by Darren Williams, Senior Economist, Europe, AllianceBernstein
The European Central Bank (ECB) is widely expected to announce a winding down of its quantitative easing (QE) program on October 26. Though investors are nervous, the ECB is doing a good job preparing markets for the change.
As the ECB gears up for its October meeting, the Governing Council has yet to agree on how to taper its QE program. Indeed, the ECB has been surprisingly quiet about its policy options.
That’s changed in recent days, though. Several members of the Governing Council—particularly Chief Economist Peter Praet—have provided important insights on the most likely options.
Praet made the following observations:
- The ECB’s asset purchases should be seen in the context of its other policy instruments. More specifically, the Governing Council’s forward guidance—which states that policy rates won’t rise until “well past the horizon of our net asset purchases”—contains important information about the likely timing of the first rate hike. The longer the program lasts, the later the first hike is likely to be.
- The impact of central bank asset purchases depends on the state of the economy and markets at the time. In other words, when market conditions are tense, a high purchase pace over a short period is more effective. In more normal conditions (like today), a lower purchase pace over a longer horizon can be more effective.
- The average maturity of the ECB’s bond holdings falls as its portfolio ages, putting upward pressure on bond yields. Replacing maturing securities with longer-dated bonds can help ease the pressure, but by itself isn’t sufficient to prevent a gradual—and, at this point, inappropriate—tightening of financial conditions.
At the October meeting, the market will primarily focus on the intended pace and length of the ECB’s asset purchases next year. Although a hybrid solution is possible, we believe that the choice is between a six-month extension at €40 billion per month and a nine-month extension at €20 billion per month. We increasingly think the ECB will opt for a nine-month extension at €20bn per month.
But the Governing Council has other big decisions to make. It will also have to decide if the time is right to set an end date for the program (possible, but unlikely). And, it may consider whether to drop its promise to ramp up purchases again if the outlook begins to deteriorate (highly unlikely, in our view).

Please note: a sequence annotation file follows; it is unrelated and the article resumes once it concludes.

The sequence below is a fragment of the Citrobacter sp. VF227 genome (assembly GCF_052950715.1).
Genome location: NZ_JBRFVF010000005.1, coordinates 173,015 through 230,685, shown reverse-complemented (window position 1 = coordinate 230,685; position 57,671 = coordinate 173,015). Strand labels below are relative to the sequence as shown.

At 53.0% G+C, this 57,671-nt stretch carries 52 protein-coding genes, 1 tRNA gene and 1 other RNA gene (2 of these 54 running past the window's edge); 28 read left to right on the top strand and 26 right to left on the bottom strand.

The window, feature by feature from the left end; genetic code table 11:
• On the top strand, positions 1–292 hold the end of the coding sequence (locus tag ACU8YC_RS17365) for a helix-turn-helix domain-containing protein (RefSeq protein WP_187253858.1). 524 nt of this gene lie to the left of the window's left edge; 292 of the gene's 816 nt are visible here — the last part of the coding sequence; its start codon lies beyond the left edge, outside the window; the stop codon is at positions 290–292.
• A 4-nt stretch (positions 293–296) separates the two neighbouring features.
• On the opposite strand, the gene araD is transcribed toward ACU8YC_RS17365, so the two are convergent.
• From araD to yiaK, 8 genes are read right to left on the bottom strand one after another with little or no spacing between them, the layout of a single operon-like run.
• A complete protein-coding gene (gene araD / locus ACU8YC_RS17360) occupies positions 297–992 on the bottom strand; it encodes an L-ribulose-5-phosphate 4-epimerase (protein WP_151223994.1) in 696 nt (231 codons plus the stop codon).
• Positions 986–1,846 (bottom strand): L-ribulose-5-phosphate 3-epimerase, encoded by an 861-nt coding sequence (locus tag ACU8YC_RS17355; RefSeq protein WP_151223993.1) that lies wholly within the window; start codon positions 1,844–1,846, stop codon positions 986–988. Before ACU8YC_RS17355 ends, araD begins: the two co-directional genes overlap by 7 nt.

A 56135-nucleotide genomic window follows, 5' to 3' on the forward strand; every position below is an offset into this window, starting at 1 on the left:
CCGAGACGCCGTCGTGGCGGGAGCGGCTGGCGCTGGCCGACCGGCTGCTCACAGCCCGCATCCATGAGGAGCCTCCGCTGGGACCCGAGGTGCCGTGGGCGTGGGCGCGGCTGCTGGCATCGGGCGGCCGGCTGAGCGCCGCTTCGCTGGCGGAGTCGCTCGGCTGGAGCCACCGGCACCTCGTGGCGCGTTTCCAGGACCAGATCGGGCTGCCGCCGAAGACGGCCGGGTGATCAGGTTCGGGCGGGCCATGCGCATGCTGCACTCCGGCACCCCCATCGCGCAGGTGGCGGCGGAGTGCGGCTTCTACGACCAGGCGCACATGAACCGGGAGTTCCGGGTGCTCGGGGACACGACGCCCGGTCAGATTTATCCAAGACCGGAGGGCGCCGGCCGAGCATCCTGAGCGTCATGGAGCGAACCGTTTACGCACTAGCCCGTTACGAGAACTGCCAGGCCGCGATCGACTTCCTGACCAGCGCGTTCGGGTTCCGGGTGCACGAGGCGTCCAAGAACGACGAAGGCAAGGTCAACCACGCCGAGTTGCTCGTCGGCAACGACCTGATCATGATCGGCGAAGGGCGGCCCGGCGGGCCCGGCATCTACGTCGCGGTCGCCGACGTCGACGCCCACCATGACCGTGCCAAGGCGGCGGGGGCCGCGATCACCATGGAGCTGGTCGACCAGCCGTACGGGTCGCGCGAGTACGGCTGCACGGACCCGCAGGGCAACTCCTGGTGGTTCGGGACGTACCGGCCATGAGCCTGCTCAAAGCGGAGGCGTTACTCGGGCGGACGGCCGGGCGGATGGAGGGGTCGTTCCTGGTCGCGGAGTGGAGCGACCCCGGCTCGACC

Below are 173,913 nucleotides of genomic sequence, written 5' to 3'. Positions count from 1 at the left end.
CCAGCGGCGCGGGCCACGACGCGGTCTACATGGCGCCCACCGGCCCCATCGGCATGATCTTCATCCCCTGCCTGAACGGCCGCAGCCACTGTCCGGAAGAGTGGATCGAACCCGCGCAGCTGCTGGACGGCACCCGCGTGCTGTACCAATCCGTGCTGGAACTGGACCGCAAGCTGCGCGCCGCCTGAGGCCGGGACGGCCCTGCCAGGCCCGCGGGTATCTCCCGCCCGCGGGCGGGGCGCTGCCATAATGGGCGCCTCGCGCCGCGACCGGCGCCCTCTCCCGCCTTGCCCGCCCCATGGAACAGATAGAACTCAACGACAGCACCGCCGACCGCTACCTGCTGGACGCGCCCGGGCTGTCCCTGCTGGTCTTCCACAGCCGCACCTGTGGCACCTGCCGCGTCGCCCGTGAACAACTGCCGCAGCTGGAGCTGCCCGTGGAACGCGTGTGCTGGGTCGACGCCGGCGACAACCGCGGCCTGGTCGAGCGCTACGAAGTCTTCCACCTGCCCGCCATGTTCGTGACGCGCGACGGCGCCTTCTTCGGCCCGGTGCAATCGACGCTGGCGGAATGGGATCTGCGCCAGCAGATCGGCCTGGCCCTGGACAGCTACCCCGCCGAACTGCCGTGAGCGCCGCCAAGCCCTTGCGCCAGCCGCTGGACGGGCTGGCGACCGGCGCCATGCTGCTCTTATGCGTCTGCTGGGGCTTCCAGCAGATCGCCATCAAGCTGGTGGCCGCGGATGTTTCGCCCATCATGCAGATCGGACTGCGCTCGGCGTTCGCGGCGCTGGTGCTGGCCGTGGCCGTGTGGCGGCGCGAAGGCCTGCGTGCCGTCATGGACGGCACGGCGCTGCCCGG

What about the ageing of the ECB’s balance sheet? To address Praet’s third point, the ECB could also announce plans to actively manage its bond holdings—a European version of the Federal Reserve’s Operation Twist.
Managing Market Expectations
As usual, some compromise may be necessary. But if the ECB opts for a nine-month extension at €20bn per month, it may succeed in appeasing opposing camps. For the hawks, it would represent a big reduction in the monthly purchase pace, as well as a lower volume of additional purchases. For the doves, it would help prevent the market pricing in an early rate hike.
And there’s the rub. The Governing Council now seems in broad agreement that the time is right to taper its asset purchases. But it needs to do this without the market pricing in early rate hikes, which could undermine the recovery.
That’s why the messaging has started to change. Some Governing Council members, including ECB President Mario Draghi, are shifting the emphasis away from the end of the program toward the timing of the first rate hike. They want us to believe that the gap between the two is likely to be a long one.
Taper Tantrum Unlikely
So how are markets likely to respond if we’re correct? Stepping down from a monthly purchase pace of €60bn to €20bn will be a bitter pill for markets to swallow.
And, as ECB tapering will coincide with the Fed’s wind-down of its own balance sheet, it’s likely to put upward pressure on bond yields.
But we’d expect this pressure to be contained. So far, the ECB has done a very good job of managing the market’s tapering expectations, and we expect it to continue to do so.
The one exception has, perhaps, been the strength of the euro. But with more Fed rate hikes on the horizon and the ECB working hard to push back on the timing of its first rate hike, we think further euro upside is limited.
For European risk assets more generally, two key points stand out:
First, the ECB is tapering its bond purchases because the economy is strong and no longer needs them.
Second, low inflation means the ECB will withdraw monetary accommodation very gradually. So as long as the Governing Council gets its communication strategy right—and recent omens have been good—we think there’s little to fear.
The views expressed herein do not constitute research, investment advice or trade recommendations and do not necessarily represent the views of all AB portfolio-management teams. AllianceBernstein Limited is authorised and regulated by the Financial Conduct Authority in the United Kingdom.
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